Google Looks To Create Enterprise 'Buzz'

When Google launched its Buzz social networking service on Tuesday, it was clearly aimed at providing the best of Twitter and Facebook to Gmail users. But the company also said it intends to target a future release of Buzz at the enterprise.

Google launched Buzz at its Mountain View, Calif. headquarters in an event that was broadcast over YouTube. Buzz is a service centered around the Gmail inbox that automatically follows individuals via their address books. It brings many features of Twitter and Facebook using the inbox as the key entry point.

Horowitz told attendees that Google has been using Buzz internally. "We've found it invaluable. It's changed the way we communicate in the company," he said.

The company was vague about its plans to offer an enterprise edition of Buzz other than to suggest it would be an extension of its Google Apps Premier Edition (GAPE).

"Our intention is to launch this as an enterprise product," said Google Vice President Bradley Horowitz. "It will change the way businesses communicate around the world."

Analysts are skeptical that Buzz will make a huge dent in the consumer market, much less the enterprise market. But even if it does take off in the consumer segment, it could face an uphill battle against the forthcoming Microsoft Outlook Social Connector, which will be offered in the upcoming Office 2010 suite.

"Google is already up against a product installed in 90 percent of all enterprises," said Burton Group analyst Guy Creese. "In fact, I see Microsoft's Outlook Social Connector much more in line with what an enterprise is looking for because it gathers information that's much more enterprise-centric."

Horowitz said Buzz will use Gmail, Google Docs and Google Sites in a "more corporate context." But Creese said enterprise adoption of GAPE to date has been small (though Google has announced some major wins, such as the city of Los Angeles late last year).

In addition to bringing together GAPE, Buzz will incorporate other Google services including YouTube, Google Voice and the Google Wave collaboration service (the latter is in beta and has received mixed reviews). By doing so, Google could also be going after SharePoint, according to observers.

Creese said GAPE has the highest potential of gaining traction among SMB users, universities and students. CMS Watch founder Tony Byrne agreed. "If there is potential for Buzz, it is likely among Google's core business clientele of very small organizations and indie consultants," Byrne said in an e-mail.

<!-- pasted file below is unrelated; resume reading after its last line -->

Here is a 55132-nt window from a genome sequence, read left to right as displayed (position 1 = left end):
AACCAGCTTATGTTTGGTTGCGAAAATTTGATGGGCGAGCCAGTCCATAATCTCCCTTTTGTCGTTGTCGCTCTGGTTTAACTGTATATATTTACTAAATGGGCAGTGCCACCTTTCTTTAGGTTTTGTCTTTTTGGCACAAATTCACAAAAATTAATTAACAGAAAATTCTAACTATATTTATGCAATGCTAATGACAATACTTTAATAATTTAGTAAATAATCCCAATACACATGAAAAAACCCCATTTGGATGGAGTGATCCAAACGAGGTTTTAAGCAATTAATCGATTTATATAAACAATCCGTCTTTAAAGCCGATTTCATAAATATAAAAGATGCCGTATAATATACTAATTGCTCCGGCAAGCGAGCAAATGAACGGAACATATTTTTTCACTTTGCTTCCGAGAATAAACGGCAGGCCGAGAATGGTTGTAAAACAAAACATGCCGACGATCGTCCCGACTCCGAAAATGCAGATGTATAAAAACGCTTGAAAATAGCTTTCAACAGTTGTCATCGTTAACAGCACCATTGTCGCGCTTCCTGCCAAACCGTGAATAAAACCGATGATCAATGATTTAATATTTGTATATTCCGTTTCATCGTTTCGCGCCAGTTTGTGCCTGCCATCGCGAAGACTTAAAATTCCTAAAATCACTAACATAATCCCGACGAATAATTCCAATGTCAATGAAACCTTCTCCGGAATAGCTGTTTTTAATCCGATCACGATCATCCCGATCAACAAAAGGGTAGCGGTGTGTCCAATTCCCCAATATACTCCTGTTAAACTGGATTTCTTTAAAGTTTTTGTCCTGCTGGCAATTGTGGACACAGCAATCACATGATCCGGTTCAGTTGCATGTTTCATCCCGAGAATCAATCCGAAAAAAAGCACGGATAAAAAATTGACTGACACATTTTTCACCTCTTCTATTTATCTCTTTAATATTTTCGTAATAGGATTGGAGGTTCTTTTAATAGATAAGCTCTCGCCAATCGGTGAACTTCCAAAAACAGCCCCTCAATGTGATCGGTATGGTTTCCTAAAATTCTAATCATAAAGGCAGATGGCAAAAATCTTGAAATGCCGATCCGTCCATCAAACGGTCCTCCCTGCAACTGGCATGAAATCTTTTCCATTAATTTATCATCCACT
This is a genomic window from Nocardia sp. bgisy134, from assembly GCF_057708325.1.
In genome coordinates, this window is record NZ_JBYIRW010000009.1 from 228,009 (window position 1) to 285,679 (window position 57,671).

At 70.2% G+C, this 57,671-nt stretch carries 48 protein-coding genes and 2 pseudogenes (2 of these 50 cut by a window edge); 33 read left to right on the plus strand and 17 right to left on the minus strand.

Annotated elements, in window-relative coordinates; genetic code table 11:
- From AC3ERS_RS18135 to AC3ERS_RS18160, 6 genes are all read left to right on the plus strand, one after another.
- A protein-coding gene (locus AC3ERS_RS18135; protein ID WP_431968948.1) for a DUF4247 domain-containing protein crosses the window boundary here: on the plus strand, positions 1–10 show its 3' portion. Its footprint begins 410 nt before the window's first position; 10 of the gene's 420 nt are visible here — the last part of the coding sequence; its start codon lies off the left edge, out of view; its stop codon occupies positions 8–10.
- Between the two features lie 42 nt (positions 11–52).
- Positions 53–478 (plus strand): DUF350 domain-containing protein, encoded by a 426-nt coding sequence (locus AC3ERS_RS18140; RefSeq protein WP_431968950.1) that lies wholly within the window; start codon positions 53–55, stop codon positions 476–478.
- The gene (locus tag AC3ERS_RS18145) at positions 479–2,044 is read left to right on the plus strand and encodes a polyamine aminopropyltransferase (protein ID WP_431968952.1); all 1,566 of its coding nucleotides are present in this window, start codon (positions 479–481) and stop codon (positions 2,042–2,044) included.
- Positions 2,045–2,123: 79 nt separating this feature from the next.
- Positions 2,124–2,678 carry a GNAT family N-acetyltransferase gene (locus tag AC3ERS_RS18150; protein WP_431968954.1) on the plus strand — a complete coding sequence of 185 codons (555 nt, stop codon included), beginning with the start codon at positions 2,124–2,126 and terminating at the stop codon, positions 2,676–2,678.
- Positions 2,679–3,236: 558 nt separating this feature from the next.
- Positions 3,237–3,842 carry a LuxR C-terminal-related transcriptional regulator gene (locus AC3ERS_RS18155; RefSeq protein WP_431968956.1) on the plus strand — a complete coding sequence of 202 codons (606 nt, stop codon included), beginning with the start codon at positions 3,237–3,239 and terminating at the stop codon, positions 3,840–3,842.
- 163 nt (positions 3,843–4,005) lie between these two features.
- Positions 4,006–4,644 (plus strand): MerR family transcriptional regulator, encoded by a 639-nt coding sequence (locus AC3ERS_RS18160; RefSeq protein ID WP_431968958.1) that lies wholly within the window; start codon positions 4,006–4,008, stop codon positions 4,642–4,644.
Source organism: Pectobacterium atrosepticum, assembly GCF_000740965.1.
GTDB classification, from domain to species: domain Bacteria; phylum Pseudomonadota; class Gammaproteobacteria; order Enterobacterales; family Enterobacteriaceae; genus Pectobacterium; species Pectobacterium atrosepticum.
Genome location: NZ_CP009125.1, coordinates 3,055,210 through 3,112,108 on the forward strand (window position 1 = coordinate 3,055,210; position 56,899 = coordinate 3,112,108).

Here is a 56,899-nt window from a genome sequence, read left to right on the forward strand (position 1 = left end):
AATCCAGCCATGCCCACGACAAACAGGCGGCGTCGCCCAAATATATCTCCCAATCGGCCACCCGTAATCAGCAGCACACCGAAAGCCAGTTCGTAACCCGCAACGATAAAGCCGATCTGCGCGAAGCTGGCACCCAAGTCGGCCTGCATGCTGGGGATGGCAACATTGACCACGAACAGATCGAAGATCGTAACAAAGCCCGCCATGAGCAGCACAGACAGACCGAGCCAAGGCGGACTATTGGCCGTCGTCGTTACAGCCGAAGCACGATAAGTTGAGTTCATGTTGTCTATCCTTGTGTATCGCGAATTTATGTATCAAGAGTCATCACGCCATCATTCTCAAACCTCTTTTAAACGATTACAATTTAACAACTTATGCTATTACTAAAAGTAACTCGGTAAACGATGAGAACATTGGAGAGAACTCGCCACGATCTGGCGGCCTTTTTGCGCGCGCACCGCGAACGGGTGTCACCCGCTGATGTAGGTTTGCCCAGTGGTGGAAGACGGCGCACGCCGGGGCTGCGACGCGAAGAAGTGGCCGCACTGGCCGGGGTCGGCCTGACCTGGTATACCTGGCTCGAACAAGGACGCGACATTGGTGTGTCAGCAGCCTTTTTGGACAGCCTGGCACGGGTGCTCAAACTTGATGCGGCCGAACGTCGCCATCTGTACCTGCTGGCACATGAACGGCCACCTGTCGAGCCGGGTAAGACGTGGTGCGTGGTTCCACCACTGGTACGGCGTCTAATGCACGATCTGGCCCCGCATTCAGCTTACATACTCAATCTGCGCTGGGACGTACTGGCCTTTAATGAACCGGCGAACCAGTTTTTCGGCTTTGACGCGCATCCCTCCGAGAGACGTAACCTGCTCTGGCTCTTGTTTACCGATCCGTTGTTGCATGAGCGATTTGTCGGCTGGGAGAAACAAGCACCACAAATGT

"Google is developing a habit of throwing different services against the wall to see what sticks, and lately things haven't been sticking -- at least as far as meaningfully improving enterprise information management," Byrne added.  "See, for example, Sidewiki and Wave, both released with major fanfare and then followed by dissipation of interest."

First, Google has to convince Gmail users to embrace Buzz. Jeffrey McManus, CEO of Platform Associates and the developer of, as well as a Gmail user, was already looking to shut off Buzz from day one.

"Buzz brings very little that's new to the table," McManus said. "My hope is that Google doesn't plan on rolling out this product to their Apps customers in the same way they did with their Gmail users. Tossing a new, superfluous social attention-grab right next to the inbox you use for work and then making it very unintuitive to shut off is something I'd call borderline 'evil.'"

About the Author

Jeffrey Schwartz is editor of Redmond magazine and also covers cloud computing for Virtualization Review's Cloud Report. In addition, he writes the Channeling the Cloud column for Redmond Channel Partner. Follow him on Twitter @JeffreySchwartz.


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